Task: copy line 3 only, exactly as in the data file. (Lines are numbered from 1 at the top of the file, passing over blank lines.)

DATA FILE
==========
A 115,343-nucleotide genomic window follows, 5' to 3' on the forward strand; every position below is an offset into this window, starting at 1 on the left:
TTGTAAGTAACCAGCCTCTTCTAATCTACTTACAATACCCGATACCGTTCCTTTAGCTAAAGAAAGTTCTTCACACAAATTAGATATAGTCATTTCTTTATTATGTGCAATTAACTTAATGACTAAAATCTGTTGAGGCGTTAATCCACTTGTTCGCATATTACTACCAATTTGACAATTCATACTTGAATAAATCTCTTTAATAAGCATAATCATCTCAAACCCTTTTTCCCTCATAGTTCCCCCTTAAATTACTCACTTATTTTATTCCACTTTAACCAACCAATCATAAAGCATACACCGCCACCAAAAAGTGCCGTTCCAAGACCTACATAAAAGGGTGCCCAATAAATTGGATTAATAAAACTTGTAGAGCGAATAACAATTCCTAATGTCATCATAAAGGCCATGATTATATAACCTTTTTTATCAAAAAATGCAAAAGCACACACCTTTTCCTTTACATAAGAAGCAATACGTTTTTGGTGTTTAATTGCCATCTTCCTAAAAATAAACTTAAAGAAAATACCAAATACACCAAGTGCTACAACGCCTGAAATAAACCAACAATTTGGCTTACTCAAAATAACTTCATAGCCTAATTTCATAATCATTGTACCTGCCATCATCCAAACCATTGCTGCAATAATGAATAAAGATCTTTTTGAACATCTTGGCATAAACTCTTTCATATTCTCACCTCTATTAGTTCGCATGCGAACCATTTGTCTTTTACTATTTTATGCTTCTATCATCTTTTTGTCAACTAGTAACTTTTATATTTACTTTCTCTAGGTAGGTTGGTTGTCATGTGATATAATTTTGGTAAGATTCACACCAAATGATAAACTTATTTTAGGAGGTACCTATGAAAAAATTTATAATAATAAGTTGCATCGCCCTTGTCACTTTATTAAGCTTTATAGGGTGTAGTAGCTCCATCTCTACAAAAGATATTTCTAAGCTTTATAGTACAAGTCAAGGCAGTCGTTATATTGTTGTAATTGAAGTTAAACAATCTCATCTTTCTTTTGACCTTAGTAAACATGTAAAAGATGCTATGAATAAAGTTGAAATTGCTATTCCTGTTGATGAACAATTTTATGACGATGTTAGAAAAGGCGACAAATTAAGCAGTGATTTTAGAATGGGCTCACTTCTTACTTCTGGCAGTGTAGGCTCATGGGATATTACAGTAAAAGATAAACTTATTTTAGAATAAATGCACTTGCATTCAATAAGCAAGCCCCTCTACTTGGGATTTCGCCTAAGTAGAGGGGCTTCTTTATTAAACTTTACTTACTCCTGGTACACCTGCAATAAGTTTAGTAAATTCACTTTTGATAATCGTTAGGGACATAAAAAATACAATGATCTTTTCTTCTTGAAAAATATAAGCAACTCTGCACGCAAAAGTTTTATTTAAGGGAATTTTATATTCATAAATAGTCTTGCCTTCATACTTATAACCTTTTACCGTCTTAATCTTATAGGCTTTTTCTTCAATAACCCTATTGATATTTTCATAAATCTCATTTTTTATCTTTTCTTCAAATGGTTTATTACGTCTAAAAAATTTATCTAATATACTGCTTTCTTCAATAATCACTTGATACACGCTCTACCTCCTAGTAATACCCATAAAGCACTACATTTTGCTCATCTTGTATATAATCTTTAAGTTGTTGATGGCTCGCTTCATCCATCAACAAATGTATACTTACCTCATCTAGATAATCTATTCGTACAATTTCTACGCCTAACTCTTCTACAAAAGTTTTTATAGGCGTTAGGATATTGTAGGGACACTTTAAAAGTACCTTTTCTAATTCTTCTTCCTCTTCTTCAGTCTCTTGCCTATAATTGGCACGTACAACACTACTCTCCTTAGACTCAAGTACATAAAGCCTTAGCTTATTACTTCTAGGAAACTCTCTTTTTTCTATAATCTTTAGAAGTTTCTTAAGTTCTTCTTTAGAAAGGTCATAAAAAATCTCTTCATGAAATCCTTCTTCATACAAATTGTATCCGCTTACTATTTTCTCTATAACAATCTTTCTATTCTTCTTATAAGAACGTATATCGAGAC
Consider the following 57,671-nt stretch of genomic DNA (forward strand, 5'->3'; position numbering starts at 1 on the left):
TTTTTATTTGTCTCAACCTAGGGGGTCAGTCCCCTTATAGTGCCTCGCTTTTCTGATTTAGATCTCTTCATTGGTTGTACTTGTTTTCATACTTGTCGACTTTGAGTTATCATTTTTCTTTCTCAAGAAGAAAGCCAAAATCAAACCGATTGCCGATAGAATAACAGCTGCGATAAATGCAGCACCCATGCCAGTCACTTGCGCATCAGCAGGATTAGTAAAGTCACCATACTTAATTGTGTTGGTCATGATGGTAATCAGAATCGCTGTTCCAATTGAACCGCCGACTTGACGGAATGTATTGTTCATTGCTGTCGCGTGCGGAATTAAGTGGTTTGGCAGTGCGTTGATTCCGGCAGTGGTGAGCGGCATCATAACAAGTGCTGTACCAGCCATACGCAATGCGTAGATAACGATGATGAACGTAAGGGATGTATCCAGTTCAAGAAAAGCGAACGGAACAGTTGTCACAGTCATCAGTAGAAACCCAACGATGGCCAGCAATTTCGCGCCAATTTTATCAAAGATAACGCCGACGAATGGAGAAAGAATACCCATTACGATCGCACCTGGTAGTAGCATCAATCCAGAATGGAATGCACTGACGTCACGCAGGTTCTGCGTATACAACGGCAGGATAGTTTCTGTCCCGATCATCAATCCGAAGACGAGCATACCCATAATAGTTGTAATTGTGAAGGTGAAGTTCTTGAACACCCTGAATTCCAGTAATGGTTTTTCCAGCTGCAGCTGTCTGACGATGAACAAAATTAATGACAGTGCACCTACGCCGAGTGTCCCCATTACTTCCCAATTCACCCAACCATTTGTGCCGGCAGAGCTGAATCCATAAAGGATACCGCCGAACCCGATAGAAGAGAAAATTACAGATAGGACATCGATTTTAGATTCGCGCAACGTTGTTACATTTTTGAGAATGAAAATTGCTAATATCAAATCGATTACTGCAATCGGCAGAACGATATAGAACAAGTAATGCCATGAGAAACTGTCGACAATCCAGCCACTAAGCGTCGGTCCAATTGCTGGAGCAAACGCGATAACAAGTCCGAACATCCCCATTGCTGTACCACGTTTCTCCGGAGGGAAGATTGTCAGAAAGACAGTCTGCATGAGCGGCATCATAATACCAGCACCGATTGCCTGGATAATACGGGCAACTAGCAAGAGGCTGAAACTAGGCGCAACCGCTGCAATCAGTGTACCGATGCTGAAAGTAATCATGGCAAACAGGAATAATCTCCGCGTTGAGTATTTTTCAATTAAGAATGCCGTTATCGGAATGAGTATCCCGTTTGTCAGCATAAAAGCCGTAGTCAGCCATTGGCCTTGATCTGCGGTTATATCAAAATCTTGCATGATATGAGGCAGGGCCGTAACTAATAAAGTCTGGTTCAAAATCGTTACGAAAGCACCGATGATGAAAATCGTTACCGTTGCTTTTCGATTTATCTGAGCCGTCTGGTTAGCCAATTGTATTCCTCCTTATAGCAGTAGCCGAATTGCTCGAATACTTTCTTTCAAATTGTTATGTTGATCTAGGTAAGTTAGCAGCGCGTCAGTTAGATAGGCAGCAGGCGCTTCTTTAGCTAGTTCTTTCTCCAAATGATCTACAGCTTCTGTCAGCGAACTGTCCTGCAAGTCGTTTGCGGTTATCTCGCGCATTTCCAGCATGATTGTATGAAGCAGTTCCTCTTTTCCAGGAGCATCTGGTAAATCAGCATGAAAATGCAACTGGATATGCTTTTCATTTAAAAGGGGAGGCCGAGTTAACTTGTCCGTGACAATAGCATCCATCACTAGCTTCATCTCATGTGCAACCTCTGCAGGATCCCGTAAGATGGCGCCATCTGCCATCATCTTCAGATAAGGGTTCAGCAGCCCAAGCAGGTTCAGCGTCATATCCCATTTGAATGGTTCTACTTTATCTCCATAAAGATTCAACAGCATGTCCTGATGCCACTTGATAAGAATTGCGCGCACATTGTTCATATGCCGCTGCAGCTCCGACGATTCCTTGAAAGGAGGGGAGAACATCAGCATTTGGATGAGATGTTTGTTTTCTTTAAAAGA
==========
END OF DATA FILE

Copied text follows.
Consider the following 57,671-nt stretch of genomic DNA (forward strand, 5'->3'; position numbering starts at 1 on the left):